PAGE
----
Wednesday, October 29, 2008
So without further delay... I am voting for Barack Obama.
As a registered Republican, it will be my first time voting for a Democrat. My vote is made up of several decision and opinions that I'd like to cover with you. I'd love to hear your feedback.
1) Embarrassment - I am completely embarrassed by the last 4 years of the Bush administration. Having voted for "W" last time mostly due to the "devil you know" theory, I've grown tired of the lack of respect he has brought to the office. I realize that some of this lack of respect is a "snow-ball" effect largely due to the fact that popular culture has been enjoying the natural punchlines in his lack of presence and misspoken words during speeches. Ultimately, not only has President Bush been somewhat of an embarrassment, so have many of his choices for key members of the executive branch organizations. The evidence is easy to find with so many resignations and 'insider' books from former members of the staff.
1a) So what does that have to do with not voting for McCain? I don't have a lot of experience in Washington DC, but what I've learned about the organizations that make up the executive branch, is that they are heavily influenced by members of the party of the President. The members of the executive branch may experience some changes with a McCain presidency, however, my vote for Obama is in part a desire to hit the reset button on as much of that organization as possible.
2) Presidential - Barack Obama is clearly more intelligent, inspiring and poised than John McCain. Evidence? Just watch the debates and the speeches, especially the 'town hall' debate in which McCain was terribly uncomfortable.
2a) So what does 'being Presidential' have to do with the actual issues. In truth, I still identify with the ideals of the Republican party far more that I do with Democrats. For example, I'm harshly opposed to abortion, I don't believe that an increase in taxes on potential employers (those making over 250k) will help the economy, and I'm nervous that removing troops from Iraq too soon could cause some long term instability in a place where we've already invested so much. Despite all of that, I've also learned that I don't have to agree with every position a leader takes in order to respect that leader. So in the wake of the current President, I'm highly concerned with electing strong, intelligent and inspiring leadership to the office, and Barack Obama has demonstrated that character over the past 20 months of campaigning.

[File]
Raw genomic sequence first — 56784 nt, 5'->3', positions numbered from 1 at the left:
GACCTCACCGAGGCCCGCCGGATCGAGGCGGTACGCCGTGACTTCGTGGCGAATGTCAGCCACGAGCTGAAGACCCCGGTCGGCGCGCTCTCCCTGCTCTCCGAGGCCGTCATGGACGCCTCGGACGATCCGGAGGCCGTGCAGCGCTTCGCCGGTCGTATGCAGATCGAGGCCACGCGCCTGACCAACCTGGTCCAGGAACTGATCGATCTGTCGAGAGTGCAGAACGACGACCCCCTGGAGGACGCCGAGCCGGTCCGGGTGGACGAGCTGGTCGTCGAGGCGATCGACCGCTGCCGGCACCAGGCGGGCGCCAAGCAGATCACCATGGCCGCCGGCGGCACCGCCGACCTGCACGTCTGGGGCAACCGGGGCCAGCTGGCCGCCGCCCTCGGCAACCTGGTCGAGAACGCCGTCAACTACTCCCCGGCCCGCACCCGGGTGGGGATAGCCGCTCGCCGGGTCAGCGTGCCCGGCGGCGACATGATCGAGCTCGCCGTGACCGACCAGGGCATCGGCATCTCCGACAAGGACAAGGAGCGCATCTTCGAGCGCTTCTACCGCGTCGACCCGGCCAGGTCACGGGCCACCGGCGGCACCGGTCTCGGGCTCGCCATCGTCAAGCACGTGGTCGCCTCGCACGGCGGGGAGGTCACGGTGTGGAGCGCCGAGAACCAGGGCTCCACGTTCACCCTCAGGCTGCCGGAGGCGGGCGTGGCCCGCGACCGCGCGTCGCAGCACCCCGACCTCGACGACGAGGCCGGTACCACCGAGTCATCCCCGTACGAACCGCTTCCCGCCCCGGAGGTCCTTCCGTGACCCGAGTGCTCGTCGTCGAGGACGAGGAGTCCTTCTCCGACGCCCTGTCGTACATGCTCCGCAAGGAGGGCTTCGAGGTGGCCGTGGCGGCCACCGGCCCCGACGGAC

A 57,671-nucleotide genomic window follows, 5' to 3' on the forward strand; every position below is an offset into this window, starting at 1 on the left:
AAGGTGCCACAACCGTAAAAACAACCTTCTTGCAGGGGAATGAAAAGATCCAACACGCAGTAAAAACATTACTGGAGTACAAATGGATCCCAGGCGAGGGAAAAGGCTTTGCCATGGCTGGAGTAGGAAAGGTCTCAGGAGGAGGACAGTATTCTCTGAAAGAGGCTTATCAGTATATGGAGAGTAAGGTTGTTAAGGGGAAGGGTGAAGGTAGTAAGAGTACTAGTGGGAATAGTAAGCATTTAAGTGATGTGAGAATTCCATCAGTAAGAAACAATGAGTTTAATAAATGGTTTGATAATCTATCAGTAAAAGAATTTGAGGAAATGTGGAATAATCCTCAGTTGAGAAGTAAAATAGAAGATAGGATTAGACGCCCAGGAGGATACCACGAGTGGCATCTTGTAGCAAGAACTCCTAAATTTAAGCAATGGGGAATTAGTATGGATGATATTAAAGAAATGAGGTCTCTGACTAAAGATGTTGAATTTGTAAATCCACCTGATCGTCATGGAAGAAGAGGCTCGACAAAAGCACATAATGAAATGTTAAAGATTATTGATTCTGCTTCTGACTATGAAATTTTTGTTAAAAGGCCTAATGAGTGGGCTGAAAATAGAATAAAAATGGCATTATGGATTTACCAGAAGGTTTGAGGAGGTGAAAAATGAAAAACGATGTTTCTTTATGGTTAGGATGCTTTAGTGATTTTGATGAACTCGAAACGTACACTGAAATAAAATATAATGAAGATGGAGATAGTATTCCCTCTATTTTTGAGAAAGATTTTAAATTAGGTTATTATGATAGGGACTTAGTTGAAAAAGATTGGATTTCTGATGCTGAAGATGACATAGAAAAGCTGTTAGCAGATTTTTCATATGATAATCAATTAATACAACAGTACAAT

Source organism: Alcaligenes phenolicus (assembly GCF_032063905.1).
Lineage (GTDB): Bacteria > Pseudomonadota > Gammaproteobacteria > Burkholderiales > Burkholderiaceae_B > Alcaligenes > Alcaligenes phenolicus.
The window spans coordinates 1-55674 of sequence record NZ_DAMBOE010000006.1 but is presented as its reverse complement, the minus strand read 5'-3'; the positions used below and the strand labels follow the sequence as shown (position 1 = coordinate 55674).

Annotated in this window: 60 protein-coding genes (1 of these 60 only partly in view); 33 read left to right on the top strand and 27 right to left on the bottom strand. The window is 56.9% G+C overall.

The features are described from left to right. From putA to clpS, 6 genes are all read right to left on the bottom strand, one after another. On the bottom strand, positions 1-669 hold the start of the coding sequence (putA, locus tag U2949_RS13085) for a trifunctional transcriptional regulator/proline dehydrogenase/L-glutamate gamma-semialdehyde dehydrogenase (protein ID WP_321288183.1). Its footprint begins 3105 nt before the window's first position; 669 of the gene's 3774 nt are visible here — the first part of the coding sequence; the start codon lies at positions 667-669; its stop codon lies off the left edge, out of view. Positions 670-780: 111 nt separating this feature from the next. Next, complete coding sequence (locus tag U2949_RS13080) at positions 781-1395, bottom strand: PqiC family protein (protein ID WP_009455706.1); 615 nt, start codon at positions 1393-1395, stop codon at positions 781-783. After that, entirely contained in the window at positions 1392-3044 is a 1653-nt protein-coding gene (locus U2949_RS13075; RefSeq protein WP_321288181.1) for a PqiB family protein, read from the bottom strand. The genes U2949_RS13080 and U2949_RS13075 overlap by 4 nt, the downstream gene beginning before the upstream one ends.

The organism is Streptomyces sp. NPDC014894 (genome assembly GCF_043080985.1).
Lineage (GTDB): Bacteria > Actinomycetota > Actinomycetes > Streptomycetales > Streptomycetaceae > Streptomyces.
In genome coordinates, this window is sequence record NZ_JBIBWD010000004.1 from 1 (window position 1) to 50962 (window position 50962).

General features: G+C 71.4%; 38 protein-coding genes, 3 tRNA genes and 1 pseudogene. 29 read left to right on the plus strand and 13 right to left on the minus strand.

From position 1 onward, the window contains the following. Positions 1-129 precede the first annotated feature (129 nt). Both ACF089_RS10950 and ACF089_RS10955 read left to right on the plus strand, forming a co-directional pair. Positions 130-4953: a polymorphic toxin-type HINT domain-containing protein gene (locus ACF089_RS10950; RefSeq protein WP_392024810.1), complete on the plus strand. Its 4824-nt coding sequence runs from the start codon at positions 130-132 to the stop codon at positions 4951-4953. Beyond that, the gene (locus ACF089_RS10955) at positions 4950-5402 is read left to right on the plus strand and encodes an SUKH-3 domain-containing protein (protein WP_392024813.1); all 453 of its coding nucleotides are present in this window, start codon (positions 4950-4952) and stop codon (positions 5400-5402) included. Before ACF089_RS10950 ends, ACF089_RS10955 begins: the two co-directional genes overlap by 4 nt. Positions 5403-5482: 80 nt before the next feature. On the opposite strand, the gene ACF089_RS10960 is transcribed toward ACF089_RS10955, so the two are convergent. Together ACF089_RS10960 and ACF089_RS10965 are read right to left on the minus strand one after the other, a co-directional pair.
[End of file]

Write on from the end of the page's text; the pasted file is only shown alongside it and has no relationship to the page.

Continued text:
2b) With respect to the elders in my life, John McCain is too old. At 72 years old it is hard to believe that he is going to be as connected with the pulse of the this country and the innovations we need in the future. McCain is just a little too late to the party. I'm disappointed with the Republican party for not nominating Mitt Romney, a younger, more intelligent and inspiring leader that would have brought a strong agenda for reducing governmental spending.
I think that spending millions of dollars for a half-hour network broadcast is a lot of money to spend on a commercial, but I really do appreciate an entire half-hour of positive politicking. There was not one negative attack on McCain. The first ad to be run by John McCain after the special was negative and focused on Barack Obama not being ready to be president.
I'm ready for something positive.
Saturday, October 25, 2008
Tuesday, October 21, 2008
Come Together from Marty Holman on Vimeo.
Thursday, October 16, 2008
|From Puerto Rico -October 2008|
I had assumed that he was no longer playing competitively, however while hanging out at his parents house, his father Oscar let us know that Maurico had been doing well in the World Amateur Championships. Here is the update below.
“We are off to a good start. All three played well,” USA captain Walter Driver said of his team. “Conditions were benign here at Royal Adelaide.
"Until we play both courses, it’s hard to tell exactly where you stack up against the field.”
Fowler, the American collegiate player of the year in 2008, made five birdies in his first nine holes and finished with seven against two bogeys. Lovemark, who won the American collegiate title in 2007, carded an eagle, four birdies and one bogey. Billy Horschel’s 1-under 72 did not count for the USA.
Mauricio Muniz of Puerto Rico shot the lowest round of the day, an 8-under 64, at The Grange’s West Course to pace his team into third place at 137. His score was one stroke shy of the championship record of 63 by Jason Dawes of Australia in 1994 and just the fourth 64 on record.
“I think I got the speed of the greens just right,” Muniz said. “I was reading the putts. The key was the speed of the greens. They are a lot faster than in Puerto Rico. Once I got comfortable with the speed, the putts started falling in.”
Trailing Puerto Rico were France and Wales tied for fourth, New Zealand and South Africa tied for sixth, Sweden in eighth and England, Korea, defending champion Netherlands and Spain tied for ninth.
In the World Amateur, the team’s two best individual scores count.